Breaking the Rhythm

08 Jan 2009

That night, we found ourselves at a hole-in-the-wall restaurant at one of the side streets a short walk from our office. I have never been there, but I wasn’t surprised by its existence. Our office was located at a newly developed business district in the city, and most of the places to eat around are expensive. However, if you know where to look, it’s easy to find a cheap place to eat. I am definitely no expert, my team often takes me to these places. Otherwise, I just bring lunch from home.

Ian and I placed our orders at the counter and then took a seat at the corner of the store to wait for our order. He excused himself, though, and went out for a bit, so I busied myself with some doodles on the tissue paper while I waited for Ian and the food. When he got back, the food just got here and he was carrying a container from one of the stalls outside.

“Crazy. Are you eating all of that?” I pointed to the dishes on his side and then at what he carried. “And that?” I had ordered a plate of club sandwiches with a small side salad and pineapple juice, while he had the whole full course: soup, greens, breaded pork chop, two servings of rice and what he ordered outside, which turned out to be fried tofu.

“I told you I’m hungry,” he grinned. “But feel free to get some.” He added, motioning to the spread in front of him. I just shook my head in disbelief.

We started eating. He was quiet for a few minutes, and I assumed it was only because he was too busy eating. I was lost in my own meal and doodles that I didn’t hear him speak.

“Are you guys busy?”

I jerked from my reverie, nearly knocking off my drink but Ian caught it on time. “Oops, sorry,” I said, reaching for a tissue to wipe the small spill. “Sort of. Two product launches and one trade fair. I’m looking into asking Lia if I could hire another graphic person and probably a designer. It’s getting hard on the team, everyone is double hatting.”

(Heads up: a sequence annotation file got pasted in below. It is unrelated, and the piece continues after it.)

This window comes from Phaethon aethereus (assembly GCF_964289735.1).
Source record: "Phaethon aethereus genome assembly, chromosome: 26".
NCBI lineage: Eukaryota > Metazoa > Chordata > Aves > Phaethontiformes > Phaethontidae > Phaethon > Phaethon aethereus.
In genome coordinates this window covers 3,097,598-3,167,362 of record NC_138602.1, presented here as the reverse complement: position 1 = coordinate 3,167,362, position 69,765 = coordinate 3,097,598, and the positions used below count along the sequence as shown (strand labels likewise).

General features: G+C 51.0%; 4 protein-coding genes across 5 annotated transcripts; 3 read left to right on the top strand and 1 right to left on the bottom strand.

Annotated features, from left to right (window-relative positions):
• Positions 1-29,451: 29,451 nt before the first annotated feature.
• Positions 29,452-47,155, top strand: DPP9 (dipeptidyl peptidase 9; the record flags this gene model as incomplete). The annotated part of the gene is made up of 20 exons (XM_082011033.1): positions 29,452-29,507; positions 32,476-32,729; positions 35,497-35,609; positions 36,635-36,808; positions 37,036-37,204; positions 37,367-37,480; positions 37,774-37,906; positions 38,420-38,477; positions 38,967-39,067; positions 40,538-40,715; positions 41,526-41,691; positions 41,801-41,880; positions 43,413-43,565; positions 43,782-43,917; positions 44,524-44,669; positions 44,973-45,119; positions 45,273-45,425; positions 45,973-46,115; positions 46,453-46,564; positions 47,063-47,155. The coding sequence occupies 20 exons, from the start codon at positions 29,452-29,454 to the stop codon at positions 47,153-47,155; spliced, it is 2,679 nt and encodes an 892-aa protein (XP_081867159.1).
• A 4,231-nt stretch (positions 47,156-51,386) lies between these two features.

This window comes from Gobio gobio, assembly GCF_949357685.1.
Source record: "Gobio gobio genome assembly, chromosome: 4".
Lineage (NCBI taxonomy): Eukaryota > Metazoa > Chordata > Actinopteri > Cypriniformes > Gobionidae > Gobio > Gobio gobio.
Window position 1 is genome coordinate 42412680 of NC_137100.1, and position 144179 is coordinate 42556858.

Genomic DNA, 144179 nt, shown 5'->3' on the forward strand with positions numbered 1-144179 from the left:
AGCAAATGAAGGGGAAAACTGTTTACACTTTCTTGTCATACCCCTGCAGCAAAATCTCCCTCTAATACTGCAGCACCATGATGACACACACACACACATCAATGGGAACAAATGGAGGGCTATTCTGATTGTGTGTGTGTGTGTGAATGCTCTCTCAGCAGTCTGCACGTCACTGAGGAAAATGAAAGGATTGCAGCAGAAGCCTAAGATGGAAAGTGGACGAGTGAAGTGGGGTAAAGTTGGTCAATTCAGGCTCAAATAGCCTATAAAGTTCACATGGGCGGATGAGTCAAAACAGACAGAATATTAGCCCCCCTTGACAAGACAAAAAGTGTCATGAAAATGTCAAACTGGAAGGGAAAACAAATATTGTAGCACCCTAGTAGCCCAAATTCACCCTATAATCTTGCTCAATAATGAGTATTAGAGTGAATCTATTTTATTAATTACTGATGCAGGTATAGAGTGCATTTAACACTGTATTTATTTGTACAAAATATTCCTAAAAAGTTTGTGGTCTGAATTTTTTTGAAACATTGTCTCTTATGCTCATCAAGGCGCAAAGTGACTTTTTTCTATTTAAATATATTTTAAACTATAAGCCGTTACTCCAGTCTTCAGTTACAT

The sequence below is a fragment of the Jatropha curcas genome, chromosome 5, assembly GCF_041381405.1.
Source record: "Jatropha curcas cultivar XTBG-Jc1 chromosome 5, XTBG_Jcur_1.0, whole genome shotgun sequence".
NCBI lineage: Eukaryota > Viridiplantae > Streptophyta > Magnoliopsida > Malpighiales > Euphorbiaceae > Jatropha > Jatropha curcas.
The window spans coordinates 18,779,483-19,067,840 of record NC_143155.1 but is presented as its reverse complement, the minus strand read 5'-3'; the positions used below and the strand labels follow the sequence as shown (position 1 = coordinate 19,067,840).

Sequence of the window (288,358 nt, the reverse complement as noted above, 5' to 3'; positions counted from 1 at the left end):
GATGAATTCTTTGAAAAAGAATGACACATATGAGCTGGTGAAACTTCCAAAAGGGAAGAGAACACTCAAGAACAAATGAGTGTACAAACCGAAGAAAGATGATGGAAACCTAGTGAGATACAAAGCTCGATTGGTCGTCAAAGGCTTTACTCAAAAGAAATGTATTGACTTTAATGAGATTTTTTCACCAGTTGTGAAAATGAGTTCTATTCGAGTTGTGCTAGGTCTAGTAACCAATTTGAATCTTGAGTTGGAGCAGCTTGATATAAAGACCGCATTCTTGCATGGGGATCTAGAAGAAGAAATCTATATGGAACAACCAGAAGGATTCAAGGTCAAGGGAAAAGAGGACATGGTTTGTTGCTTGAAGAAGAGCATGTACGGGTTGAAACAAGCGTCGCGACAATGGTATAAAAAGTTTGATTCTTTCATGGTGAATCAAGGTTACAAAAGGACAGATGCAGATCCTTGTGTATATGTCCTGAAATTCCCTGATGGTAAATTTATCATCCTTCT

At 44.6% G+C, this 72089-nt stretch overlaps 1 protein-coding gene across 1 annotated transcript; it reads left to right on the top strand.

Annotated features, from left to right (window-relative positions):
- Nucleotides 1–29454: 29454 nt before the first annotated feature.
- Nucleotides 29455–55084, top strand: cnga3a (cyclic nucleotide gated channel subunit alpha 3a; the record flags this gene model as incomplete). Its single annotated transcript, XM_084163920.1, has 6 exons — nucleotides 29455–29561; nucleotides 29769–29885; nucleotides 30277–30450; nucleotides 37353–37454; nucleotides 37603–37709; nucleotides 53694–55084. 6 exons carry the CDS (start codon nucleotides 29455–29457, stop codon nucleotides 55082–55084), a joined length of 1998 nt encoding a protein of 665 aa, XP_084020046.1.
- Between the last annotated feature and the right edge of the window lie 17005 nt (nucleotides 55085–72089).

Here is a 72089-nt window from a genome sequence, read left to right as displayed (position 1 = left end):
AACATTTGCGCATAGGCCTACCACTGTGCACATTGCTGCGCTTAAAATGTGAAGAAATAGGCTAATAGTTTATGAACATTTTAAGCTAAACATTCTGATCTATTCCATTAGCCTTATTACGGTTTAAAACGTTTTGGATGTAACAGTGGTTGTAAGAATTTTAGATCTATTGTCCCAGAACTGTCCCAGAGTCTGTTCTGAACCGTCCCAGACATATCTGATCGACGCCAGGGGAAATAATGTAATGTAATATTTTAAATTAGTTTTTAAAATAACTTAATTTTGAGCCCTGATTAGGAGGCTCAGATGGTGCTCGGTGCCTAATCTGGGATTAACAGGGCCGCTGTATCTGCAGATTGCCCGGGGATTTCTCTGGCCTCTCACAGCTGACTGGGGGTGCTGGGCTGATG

“Yeah, me too.” Ian said, taking a drink of water. He had finished with with greens and was now attacking the main course with gusto.

“Don’t you guys like, just do calls and such?” I asked.

“That, and we have to make sure we’re at every event,” Ian said. “We can’t double-hat especially if it’s for two events at the same time.”

“Oh,” I said. I honestly thought all his team did were calls to suppliers while we all slaved on preparing the other things. I can usually opt not to attend any other event after we’re done with everything, but it’s not like we could do that.

“Is that why you’re working so late?” I wondered.

Ian nodded. “I’m training this new hire,” he said. “That…and I just don’t feel like going home early.”

Well this is new. Ian was sharing something from himself. For the entire time he’s been bugging me, he always tells me something about me, and rarely stuff about him. “Why?”

Ian shrugged. “Things are weird at home.”

“Wait, aren’t you living alone?” I asked. His home life couldn’t be weirder than mine. “What’s so weird about that?”

“I’ve got some people visiting,” Ian said, shrugging again.


“No, just some friend.”

“And? Come on, you don’t tell me something like that and then not continue.” I said, pouting.

I was afraid for a while that Ian would decide not to answer, but to my relief, he chuckled. “You know why I decided to work in Street Team?” he asked, changing the topic.

I rolled my eyes. “Gee, thanks for changing the topic.” I picked up my sandwich and took a bite.

“It’s because I wanted to get close to someone.”

I paused in mid-chew and looked at him. “Hmm?”

“She wasn’t with the company, actually,” Ian continued. “She just works near the area. Anyway, I decided to work here because, well, she’s here too.”

I looked at him questioningly. “Who is this person? A cousin? Friend? Girlfriend?” At the mention of the last word, I felt a my chest tighten, but I figured it was just because of the way I swallowed my food.

“Not exactly girlfriend,” he said after much thought. “I don’t know if there was something definable between us.”

“Were you courting her?”